Review #302: Tonight’s the Night, Neil Young

Karla Clifton
3 min readAug 5, 2022

#302: Tonight’s the Night, Neil Young

Neil Young is taking up a lot of space on the RS 500 list — six albums total. In fact we JUST saw him at #296, Rust Never Sleeps. Lucky for him, I’m hopelessly biased.

After recording Harvest, #72, “Everybody was hoping I’d turn into John Denver,” according to Young. Instead of doing that, he recorded a drunk, grimy record in tribute to two of his friends that OD’d. They recorded it over the course of a few tequila-heavy nights, which were described as a “wake” by several people.

The first friend was roadie Bruce Berry, who is the subject of both “Tonight’s the Night” and “Tonight’s the Night (Pt. II).” If the song is to be believed, he was a working man with a sparkle in his eye and his life in his hands. Young doesn’t sound sad — he sounds angry, especially on the second go round.

The second friend was Crazy Horse guitarist Danny Whitten, who plays and sings lead on live “Come On Baby Let’s Go Downtown,” a song about buying the stuff they’re selling. Whitten’s drug abuse got him fired from the band, and, in Young’s own words, “That night the coroner called me and told me he’d died. That blew my mind. … I loved Danny. I felt responsible.”

So yeah, you could say this is a hard album to listen to.

The thing that really gets me is Neil Young’s voice. Sometimes the lyrics are benign, but Young’s vocal part is so heartwrenching that normal lines like I went to the movie the other night/ The plot was groovy, it was out of sight become painful (“Speakin’ Out”). Sometimes Young’s voice sounds like it’s about to bottom out entirely, like in “Mellow My Mind.” Penultimate song “Tired Eyes” contrasts a beautiful electric guitar solo with harsh, hateful lyrics about a coke deal gone wrong. Please take my advice, he says, sounding ripped up and in no position to give advice.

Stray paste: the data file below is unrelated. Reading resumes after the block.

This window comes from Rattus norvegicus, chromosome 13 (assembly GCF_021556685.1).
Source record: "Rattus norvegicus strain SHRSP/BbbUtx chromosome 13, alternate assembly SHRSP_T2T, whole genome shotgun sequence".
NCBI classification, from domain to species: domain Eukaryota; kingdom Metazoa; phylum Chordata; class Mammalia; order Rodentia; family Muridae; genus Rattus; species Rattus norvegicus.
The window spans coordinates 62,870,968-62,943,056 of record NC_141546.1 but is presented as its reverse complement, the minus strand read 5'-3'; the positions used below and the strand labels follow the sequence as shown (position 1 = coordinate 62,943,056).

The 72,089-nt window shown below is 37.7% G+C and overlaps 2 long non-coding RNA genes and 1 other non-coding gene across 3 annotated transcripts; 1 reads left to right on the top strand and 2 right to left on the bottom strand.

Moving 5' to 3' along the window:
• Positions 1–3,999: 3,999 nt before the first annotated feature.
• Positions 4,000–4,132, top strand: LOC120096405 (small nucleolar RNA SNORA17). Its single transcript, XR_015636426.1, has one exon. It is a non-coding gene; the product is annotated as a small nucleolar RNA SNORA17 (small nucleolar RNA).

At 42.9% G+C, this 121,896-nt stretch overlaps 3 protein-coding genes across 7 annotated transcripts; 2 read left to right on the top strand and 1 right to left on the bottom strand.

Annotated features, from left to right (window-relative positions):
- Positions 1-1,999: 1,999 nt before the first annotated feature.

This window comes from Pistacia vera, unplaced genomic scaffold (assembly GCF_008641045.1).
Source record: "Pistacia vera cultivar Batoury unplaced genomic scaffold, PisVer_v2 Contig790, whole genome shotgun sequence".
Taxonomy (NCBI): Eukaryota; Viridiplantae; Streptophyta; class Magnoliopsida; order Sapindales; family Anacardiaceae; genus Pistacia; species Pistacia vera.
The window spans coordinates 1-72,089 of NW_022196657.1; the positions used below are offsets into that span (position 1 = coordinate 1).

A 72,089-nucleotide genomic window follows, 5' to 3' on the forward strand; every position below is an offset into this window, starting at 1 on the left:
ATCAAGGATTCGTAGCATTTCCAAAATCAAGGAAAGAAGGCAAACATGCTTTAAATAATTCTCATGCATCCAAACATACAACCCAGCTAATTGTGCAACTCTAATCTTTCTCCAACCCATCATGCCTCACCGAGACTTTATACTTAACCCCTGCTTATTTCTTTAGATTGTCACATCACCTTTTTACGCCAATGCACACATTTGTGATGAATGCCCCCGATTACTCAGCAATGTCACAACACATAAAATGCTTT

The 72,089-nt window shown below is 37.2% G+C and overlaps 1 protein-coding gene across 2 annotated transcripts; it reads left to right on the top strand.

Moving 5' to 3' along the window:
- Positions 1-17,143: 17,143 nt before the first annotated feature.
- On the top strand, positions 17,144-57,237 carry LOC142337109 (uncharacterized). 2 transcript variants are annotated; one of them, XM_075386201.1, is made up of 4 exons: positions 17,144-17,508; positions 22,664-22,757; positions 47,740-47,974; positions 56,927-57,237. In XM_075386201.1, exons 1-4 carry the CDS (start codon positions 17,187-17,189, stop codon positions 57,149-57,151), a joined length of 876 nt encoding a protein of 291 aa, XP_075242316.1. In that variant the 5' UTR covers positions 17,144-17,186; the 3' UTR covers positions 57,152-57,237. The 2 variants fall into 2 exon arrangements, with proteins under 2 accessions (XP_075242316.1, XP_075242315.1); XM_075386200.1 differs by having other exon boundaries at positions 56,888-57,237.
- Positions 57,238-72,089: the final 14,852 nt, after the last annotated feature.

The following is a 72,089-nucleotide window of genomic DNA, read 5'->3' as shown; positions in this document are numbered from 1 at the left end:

By the way, when he calls “Alright, Nils,” he’s calling to E Street Band guitarist Nils Lofgren, before Lofgren plays a kickass solo. That’s part of what makes this album a musical triumph, instead of just raw, unfiltered grief: it’s a bunch of intensely talented people getting wasted and playing awesome. (Nils also plays the piano on several songs, including the mysterious, searching “World on a String.”)

Young’s storytelling songs are captivating as always, albeit vague. Like “Roll Another Number (For the Road)” — what does that even mean? Is a number a joint? A song? I don’t know but I don’t care, I want him to roll me one. “Albuquerque” is a song about a road trip taken by someone in search of somewhere where they don’t care who I am, and “Lookout Joe” is a character study of a war veteran.

This is a record recorded in the darkness, but not every song is bleak. The beautiful “New Mama” is a short and optimistic song about having a newborn child. New mama’s got a sun in her eyes. It’s just a moment of relief on an otherwise relentless record.

Two Neil Young records left!

Fun Fact: “Borrowed Tune” is an icy, pastoral piano melody that Neil Young really DID steal from the Rolling Stones (“Lady Jane,” from Aftermath, #330), and got away with it.

Another Fun Fact: Neil Young is still not on Spotify, which makes my life about fifty times harder. Should I bite the bullet and get Apple Music? Or just keep checking out the CDs from the library like an old lady?

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